I like this book as it fits neatly into my own research and work on change and resilience. If you have responsibility for strengthening the outcomes of change in your organization it can be a useful tool to add to your toolbox. I don’t see it as the answer but it does offer some thoughts that help when working through change with diverse teams. The more tools we have to work with the less chance of falling into the ‘one size fits all’ method of change management.

(7) Clear Leadership (2001)

Gervase Bushe

This is an interesting work, somewhat more complex in the ideas inside it that the title suggests. However, it is worth having on your book shelf to refer to once in a while. It has a way of offering clarity when the fog rolls in.

(8) To Sell is Human (2012)

Daniel Pink

I appreciate the work that Daniel Pink has produced, while Drive certainly struck home with many, is it possible that To Sell is Human is more practical? I think so, and I would like to know what you think once you read it.

(9) The Connected Company (2012)

Dave Gray & Thomas Vander Wal

“To keep pace with today’s connected customers, your company must become a connected company. That means deeply engaging with workers, partners, and customers, changing how work is done, how you measure success, and how performance is rewarded. It requires a new way of thinking about your company: less like a machine to be controlled, and more like a complex, dynamic system that can learn and adapt over time.” I always prefer reading authors who have tested their theories and research through their own hands on efforts, it lends a level of credibility that makes all the difference.

(10) Flat Army (2013)

Dan Pontefract

An unobstructed flow of corporate commonality.

Dan has deftly connected the wisdom of many other organizational behaviour and business research authors, added his own brand of organizational dynamics, and woven in his experience of employing these ideas in currently successful businesses. A rarity in leadership writing, offering the theory, research and practical application from the cyber desk of someone who can say, I researched it and also applied it. If you are not familiar with the other works on this list, I suggest you read them first as a way to ease into the groundbreaking work offered in Flat Army.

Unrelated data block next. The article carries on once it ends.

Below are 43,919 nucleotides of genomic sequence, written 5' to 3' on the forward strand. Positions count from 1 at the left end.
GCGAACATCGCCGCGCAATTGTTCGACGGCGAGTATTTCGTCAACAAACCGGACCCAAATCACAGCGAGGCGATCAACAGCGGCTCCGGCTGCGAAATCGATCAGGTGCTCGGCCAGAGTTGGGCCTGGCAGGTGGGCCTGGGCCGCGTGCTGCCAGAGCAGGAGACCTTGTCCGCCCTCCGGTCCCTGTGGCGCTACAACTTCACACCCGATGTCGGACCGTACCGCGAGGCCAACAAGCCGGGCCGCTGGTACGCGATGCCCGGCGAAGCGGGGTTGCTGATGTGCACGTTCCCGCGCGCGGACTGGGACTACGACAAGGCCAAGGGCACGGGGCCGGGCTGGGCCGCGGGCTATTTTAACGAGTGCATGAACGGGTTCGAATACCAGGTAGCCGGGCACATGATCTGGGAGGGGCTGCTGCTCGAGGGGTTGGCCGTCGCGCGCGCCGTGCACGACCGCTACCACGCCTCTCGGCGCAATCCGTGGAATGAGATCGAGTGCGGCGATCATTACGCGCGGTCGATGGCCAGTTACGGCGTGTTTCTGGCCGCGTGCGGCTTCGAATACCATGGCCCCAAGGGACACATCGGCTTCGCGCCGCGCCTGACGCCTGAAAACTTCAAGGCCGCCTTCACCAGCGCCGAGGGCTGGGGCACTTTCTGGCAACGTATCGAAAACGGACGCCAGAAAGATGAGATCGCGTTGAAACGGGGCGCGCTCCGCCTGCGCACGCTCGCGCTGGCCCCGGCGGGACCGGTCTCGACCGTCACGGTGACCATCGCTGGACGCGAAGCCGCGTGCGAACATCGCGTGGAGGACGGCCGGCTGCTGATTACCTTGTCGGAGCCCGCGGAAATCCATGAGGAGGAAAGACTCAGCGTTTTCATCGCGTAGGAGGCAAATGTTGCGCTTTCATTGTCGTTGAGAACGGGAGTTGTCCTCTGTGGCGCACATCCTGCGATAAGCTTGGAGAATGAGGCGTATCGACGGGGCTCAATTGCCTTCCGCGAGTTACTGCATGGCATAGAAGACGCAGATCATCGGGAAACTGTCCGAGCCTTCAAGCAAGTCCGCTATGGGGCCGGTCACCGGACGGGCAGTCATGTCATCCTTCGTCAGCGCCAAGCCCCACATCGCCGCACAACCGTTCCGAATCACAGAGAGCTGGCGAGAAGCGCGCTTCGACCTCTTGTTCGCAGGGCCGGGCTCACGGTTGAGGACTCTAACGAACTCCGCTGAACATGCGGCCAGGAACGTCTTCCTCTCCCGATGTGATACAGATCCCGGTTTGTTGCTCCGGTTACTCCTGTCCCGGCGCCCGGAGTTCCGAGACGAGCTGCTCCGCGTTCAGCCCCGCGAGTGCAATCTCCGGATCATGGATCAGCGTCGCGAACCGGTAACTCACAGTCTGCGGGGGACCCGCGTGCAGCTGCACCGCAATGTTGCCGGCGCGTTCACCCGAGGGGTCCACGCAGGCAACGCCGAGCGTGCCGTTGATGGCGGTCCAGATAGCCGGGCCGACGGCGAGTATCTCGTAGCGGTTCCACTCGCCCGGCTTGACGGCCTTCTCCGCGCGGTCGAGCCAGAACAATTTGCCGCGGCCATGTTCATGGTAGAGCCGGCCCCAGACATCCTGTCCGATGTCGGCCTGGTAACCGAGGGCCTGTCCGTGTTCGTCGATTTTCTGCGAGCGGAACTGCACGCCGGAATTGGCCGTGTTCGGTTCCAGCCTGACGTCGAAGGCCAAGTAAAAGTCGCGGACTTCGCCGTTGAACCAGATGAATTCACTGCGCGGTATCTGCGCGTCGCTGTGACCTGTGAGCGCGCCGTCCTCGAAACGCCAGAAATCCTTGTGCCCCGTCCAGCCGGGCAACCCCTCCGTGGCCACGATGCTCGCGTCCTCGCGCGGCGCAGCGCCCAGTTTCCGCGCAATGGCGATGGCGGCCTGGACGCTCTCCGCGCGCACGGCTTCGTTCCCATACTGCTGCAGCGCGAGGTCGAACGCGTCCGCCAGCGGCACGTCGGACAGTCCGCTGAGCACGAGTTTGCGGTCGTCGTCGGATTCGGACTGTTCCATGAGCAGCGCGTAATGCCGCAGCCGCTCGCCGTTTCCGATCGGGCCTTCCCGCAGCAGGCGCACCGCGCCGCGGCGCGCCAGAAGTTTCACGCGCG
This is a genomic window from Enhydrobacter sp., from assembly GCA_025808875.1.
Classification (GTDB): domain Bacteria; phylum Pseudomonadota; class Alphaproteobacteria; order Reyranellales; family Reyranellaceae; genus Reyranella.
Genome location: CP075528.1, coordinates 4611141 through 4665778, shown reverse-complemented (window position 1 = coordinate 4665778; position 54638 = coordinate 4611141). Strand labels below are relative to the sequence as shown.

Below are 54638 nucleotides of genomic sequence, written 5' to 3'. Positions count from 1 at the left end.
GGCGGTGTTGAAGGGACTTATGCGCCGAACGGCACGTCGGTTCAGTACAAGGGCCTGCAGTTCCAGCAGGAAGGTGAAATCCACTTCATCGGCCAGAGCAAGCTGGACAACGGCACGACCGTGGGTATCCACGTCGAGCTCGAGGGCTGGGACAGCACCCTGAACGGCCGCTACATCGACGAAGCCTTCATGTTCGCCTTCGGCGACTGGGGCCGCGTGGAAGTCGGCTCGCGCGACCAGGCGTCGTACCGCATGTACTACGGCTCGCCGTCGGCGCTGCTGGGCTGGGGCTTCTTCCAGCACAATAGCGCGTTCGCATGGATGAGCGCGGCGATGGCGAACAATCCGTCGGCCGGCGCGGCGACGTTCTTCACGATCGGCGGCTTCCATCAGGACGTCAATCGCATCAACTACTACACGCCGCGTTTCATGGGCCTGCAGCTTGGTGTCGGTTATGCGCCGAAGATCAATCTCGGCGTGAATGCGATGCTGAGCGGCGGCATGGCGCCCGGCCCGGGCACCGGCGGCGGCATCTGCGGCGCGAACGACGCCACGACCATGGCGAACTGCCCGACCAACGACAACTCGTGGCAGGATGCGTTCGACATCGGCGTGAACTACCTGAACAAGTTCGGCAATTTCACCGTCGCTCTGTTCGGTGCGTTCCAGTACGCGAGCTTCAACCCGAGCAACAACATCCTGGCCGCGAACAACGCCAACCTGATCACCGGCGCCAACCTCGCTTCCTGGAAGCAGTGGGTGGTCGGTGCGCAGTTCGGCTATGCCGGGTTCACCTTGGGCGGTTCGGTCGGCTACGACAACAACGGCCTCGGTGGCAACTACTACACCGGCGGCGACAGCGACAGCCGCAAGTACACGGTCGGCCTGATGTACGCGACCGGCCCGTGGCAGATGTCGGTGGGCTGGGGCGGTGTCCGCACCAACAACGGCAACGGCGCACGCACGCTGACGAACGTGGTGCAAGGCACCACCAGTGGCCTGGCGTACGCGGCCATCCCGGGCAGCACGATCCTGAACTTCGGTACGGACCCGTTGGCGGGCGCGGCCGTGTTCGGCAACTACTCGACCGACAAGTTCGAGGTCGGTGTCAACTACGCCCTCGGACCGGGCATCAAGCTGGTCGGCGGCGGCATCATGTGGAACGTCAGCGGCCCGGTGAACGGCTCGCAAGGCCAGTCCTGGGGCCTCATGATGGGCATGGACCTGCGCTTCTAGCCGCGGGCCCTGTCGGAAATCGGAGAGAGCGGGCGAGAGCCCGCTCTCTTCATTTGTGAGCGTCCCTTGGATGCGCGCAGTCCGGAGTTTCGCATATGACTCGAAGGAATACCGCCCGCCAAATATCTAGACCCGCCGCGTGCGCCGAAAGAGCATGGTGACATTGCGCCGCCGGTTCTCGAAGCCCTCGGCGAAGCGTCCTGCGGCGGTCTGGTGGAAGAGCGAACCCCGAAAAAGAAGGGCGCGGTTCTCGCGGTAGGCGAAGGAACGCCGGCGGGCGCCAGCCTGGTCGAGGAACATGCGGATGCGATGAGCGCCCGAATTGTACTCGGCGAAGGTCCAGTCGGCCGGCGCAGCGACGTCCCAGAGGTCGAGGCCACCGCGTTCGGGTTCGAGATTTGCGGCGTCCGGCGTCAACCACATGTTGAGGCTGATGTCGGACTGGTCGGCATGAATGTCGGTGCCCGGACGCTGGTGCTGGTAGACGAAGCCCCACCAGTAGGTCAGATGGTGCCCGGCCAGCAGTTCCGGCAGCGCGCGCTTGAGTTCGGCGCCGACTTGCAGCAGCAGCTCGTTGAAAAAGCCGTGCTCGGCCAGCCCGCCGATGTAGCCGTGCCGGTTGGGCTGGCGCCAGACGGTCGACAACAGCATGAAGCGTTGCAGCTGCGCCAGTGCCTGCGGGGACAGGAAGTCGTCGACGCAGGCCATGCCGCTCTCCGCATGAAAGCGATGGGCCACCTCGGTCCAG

And that is my Evolve Top Ten List that offers much to consider about organizational life! What are your suggestions? What books have helped shape your thinking and how did they make a difference in how you went about your work?

 

Create Your Niche-A Personal Perspective

In the Winter blog series we talked about The Leadership Change Gap, Values Based Leadership ROI, and Improving Performance-A Value Proposition. Spring is now here and it is time for a new thread. This season we take a look at coaching from a more personal perspective so let me know if anything in particular resonates with you.

Coaching has so many meanings these days that it seems to have become a little blurred in peoples minds. This is one of the reasons why it helps to define a niche for ones coaching practice. The niche that a coach defines for their practice helps clients and prospective clients understand what benefits they will gain from working with the coach they choose. I am starting this series with a look at how I created Evolve Executive Coaching.